It may take some time but eventually some of our readers do respond to each other, and “chat” about classic films.
We ran a piece back in May of 2014 about films based on Ernest Hemingway novels and one of our regular correspondents, Jeff Woodman, asked:
Any thoughts on “Islands In The Stream” (1977)? I remember disliking it as a kid, and it wasn’t a hit, but it seems to be fairly well regarded today.
Well now, years later, Diana Berger, has written:
|I know this is a bit late in coming, but I just had to respond any way. “Islands in the Stream” is one of a growing number of movies that I can’t bring myself to love or acknowledge as even all that good, yet keep coming back to. From the posts I remember on the (now defunct) IMDb message boards, I’d have to guess that my sentiments are typical, although the reasons might vary.I first discovered it on TV while visiting a foreign country – I came in at the end which struck me as emotionally overpowering. I’m always a sucker for end-of-life motifs, and ‘IitS’ is no exception. It would be over 20 years before I got around to finding the whole movie, and I realized that while that ending still packed an emotional punch, I could tell why it underwhelmed so many – and why the same might be true for Hemingway movies as a whole.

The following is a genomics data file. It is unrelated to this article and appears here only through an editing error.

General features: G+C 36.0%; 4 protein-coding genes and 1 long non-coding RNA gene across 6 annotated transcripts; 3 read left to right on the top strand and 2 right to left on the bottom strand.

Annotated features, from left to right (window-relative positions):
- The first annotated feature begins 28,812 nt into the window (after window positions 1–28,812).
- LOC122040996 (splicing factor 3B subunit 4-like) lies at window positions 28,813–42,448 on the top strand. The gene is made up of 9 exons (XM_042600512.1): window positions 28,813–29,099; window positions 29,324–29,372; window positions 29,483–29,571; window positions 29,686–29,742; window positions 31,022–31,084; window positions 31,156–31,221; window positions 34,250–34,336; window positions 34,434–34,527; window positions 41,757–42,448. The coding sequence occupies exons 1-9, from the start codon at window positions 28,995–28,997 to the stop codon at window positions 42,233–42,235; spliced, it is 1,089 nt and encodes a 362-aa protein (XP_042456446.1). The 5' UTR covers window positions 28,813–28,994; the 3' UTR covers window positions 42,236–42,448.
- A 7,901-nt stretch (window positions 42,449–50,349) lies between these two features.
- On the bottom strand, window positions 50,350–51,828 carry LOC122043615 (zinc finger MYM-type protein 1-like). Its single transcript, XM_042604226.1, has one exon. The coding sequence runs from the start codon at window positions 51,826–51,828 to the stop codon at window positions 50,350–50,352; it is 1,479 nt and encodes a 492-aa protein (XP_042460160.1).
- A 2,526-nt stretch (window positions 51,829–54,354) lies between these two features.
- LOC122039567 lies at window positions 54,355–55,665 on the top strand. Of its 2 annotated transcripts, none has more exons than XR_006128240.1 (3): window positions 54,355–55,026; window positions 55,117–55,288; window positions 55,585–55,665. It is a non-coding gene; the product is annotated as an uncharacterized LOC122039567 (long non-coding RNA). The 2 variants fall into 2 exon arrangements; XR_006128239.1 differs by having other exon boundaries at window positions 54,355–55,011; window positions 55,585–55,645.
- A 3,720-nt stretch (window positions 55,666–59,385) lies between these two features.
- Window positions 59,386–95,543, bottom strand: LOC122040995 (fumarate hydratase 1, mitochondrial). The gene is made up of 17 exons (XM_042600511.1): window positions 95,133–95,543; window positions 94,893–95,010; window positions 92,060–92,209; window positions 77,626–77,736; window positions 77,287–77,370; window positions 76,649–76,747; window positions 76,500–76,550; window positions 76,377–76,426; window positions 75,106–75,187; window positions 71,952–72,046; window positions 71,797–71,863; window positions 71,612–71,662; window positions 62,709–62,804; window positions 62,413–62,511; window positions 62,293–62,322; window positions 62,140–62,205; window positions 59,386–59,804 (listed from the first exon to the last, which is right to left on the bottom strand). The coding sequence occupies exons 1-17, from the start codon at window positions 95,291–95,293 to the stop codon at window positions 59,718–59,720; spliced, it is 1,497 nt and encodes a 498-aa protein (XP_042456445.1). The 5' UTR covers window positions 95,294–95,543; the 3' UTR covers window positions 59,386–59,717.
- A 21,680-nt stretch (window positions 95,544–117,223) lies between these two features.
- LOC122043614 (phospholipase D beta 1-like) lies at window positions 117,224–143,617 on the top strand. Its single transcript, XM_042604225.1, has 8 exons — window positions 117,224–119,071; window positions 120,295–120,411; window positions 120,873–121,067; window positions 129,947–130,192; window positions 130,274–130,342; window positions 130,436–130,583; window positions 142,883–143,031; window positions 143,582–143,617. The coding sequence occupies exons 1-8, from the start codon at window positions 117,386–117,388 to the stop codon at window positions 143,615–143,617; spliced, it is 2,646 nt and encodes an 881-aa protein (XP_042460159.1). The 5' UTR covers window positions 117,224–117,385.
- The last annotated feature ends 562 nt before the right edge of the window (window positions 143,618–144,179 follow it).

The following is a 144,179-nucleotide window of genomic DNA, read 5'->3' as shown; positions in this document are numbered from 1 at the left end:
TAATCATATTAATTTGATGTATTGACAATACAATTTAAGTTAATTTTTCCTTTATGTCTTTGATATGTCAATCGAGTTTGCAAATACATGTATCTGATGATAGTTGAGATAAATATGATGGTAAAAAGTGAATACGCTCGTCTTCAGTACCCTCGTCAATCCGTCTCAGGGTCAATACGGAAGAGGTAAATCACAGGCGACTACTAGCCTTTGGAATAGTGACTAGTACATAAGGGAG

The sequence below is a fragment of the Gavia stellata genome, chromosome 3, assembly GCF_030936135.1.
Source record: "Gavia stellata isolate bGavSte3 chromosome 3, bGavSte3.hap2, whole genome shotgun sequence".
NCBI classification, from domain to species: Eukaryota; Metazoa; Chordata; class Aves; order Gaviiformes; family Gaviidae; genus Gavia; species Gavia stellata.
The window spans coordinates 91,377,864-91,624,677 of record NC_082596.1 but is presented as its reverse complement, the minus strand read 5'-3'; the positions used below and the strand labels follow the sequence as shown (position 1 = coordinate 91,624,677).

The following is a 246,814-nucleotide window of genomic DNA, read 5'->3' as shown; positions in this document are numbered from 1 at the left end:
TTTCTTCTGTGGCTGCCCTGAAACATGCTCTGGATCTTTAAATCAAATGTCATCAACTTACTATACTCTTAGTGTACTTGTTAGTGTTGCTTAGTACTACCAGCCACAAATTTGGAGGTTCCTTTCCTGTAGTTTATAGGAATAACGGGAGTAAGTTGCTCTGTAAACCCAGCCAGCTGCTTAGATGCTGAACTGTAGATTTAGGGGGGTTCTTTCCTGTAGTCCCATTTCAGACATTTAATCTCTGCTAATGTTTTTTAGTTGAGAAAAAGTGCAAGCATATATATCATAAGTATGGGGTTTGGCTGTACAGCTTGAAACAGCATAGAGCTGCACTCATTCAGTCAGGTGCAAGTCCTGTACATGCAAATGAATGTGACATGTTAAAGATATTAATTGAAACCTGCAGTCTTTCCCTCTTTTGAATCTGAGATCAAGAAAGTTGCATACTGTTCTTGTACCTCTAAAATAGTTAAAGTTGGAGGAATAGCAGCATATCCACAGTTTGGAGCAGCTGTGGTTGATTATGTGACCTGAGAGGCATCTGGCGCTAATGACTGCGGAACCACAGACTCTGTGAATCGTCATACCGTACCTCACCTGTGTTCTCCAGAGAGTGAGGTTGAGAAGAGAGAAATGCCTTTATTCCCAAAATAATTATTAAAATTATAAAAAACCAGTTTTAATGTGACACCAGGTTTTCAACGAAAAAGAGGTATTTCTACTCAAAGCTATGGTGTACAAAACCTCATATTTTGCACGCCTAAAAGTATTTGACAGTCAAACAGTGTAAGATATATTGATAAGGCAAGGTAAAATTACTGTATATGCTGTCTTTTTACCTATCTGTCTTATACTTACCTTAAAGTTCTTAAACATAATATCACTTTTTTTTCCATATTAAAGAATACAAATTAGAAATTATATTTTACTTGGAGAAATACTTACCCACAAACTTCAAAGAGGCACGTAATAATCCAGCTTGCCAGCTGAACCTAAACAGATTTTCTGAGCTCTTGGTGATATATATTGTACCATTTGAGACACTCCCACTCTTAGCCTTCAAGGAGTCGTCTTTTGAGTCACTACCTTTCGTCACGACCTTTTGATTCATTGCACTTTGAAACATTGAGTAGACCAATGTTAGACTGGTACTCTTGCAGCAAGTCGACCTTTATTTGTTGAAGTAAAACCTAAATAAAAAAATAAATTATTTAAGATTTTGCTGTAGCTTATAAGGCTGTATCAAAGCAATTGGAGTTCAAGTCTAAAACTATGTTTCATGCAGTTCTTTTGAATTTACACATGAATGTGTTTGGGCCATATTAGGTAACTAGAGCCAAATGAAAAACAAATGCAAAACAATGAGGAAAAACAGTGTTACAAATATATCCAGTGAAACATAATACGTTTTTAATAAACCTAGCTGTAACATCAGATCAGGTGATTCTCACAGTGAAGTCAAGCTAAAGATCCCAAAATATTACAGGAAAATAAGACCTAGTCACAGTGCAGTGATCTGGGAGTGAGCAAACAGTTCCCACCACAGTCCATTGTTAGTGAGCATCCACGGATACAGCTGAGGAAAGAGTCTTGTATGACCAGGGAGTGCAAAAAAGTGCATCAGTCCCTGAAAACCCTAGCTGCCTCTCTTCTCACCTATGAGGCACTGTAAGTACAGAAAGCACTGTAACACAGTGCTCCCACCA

‘IitS’ is film richly endowed with beauty – not only its setting (oddly enough, it was supposedly filmed in the South Pacific), but also its characters. They live beautiful and passionate lives.
Tom Hudson is an artist, who works on sculpture at his beautiful Caribbean home. He has loved and lost beautiful women and fathered sons who hate him then learn to love him intensely after a monumental bout of marlin fishing.
Not only are the characters and settings epic, but so are the times, with the early days of the war heralding a new dark age. The story takes this epic scale as a given, and spares the characters the burden of having to earn their place in that setting.
It’s like one of those underwhelming adaptations of a famous superhero comic or YA Fantasy, where you get into the story having to accept the larger-than-life characters and settings as a given so much so that they lose any semblance of being cool.
So let’s look at Islands in the Stream. Paramount’s 1977 film starred George C. Scott, Gilbert Roland, Claire Bloom and David Hemmings.